Privatization in Malaysia: Regulation, Rent-seeking and Policy Failure
1 Jan 2007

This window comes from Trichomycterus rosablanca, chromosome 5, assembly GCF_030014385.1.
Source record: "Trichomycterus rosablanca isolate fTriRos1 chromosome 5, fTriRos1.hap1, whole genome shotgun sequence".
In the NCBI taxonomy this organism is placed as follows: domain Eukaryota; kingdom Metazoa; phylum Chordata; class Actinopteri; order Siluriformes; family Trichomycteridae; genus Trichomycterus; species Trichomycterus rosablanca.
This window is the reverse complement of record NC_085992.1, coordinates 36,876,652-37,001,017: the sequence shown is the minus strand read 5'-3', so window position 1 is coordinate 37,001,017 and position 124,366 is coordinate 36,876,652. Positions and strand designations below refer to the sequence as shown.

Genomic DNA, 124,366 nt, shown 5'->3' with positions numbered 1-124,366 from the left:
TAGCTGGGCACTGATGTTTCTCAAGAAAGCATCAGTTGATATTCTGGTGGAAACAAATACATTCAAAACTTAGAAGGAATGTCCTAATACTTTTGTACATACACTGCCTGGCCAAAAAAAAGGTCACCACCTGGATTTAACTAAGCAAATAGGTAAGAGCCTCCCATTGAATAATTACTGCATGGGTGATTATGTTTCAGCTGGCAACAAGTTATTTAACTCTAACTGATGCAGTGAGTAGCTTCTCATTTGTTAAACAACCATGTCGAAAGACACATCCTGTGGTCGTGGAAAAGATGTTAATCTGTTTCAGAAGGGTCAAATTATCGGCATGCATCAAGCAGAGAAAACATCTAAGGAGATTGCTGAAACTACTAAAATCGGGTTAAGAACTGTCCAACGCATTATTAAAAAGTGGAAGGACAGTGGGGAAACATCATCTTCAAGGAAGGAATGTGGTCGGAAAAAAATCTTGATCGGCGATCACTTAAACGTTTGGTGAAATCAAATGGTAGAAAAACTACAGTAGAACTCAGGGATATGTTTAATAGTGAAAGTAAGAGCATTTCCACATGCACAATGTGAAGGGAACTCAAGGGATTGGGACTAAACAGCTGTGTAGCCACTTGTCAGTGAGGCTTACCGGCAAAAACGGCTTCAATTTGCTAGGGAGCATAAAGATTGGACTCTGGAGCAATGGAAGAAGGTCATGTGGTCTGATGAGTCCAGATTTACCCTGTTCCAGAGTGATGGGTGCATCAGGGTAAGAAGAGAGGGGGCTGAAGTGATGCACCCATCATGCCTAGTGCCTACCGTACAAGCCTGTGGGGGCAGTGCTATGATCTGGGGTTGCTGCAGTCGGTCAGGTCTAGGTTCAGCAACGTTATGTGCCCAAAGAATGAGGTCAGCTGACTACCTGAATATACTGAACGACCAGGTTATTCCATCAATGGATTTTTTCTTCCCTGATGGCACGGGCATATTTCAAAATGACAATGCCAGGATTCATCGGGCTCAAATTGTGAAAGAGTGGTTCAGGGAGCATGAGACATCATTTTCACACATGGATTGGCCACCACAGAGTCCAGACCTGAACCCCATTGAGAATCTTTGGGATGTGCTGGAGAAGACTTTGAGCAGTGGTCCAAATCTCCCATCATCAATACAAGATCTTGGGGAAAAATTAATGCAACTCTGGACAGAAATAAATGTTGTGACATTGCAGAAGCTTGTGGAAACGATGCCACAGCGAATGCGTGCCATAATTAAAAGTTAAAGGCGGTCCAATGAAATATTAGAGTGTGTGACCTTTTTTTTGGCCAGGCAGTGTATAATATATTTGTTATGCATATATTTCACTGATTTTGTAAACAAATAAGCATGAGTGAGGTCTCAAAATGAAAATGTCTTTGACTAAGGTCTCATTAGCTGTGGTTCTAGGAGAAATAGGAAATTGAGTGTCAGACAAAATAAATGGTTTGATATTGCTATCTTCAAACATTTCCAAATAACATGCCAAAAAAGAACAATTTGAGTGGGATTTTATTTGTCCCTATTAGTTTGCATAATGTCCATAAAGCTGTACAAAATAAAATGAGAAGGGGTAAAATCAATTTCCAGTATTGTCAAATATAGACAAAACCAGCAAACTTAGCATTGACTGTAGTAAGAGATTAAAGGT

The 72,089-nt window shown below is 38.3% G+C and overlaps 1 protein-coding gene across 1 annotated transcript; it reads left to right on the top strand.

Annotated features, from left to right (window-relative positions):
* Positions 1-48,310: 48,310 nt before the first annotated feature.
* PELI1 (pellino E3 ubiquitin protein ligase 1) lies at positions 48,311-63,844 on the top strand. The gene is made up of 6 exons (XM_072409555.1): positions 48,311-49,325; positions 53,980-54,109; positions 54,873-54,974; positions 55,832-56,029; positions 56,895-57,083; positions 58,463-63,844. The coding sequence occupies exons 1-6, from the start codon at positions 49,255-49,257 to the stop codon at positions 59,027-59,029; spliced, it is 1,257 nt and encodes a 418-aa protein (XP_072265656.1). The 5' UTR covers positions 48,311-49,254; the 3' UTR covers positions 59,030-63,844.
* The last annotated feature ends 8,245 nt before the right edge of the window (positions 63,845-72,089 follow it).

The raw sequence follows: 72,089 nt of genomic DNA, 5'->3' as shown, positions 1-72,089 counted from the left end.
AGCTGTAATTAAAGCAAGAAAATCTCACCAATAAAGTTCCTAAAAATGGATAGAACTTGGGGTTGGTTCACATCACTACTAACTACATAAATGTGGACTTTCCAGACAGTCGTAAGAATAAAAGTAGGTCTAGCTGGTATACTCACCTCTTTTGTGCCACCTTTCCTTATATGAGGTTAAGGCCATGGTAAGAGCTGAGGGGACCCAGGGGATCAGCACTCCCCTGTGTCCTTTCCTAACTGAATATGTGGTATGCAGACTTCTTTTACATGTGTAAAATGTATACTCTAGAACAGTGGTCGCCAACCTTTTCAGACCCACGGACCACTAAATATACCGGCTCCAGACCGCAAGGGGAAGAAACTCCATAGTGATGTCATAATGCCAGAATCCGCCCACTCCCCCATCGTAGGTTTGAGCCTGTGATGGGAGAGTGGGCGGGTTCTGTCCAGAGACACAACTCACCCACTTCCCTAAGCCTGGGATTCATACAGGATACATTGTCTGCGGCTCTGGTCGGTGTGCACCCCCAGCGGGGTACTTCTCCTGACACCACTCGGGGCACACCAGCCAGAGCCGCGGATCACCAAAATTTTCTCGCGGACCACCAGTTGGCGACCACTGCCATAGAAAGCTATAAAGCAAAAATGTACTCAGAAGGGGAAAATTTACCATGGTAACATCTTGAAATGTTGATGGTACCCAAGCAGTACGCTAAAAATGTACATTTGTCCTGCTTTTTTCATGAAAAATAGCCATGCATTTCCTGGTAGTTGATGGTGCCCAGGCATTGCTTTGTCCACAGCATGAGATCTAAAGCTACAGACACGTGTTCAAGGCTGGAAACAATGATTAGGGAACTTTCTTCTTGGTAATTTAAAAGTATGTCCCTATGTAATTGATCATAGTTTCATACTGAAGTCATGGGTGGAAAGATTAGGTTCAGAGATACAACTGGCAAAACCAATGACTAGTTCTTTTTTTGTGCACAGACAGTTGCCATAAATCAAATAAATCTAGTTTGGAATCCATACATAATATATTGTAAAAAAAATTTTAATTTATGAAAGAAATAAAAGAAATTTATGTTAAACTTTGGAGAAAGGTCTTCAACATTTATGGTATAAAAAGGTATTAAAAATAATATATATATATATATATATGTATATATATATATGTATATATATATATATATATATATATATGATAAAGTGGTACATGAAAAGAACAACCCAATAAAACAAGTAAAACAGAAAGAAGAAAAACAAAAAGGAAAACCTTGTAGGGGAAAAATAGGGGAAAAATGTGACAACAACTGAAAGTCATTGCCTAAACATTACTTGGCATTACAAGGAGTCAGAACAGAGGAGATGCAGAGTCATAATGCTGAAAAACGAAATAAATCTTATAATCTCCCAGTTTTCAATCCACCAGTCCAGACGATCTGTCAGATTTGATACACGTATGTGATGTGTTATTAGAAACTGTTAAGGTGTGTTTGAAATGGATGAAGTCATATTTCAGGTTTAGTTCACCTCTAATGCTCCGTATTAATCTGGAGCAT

In recent years, privatization has fallen out of favour in many countries because the underlying political factors have not been well understood. This book explores privatization in Malaysia, focusing in particular on how political constraints resulted in the failure of four major privatizations: the national sewerage company (IWK), Kuala Lumpur Light Rail Transit (LRT), national airline (MAS), and national car company (Proton). Considering why developing countries such as Malaysia might want to embark upon privatization, the factors that lead to policy failure, and what is needed to make it work, it shows clearly that political motives driving privatization often dominate purely economic considerations, and thus it is necessary to analyze privatization within the specific country context. The author argues that failure in the Malaysian case was due to political considerations that compromised institutional design and regulatory enforcement, leading to problems associated with corruption; and concludes that privatization does not necessarily improve incentives for efficiency or enhance the finance available for capital investment, and that therefore successful privatization depends on the state's institutional and political capacity to design and manage an appropriate set of subsidies.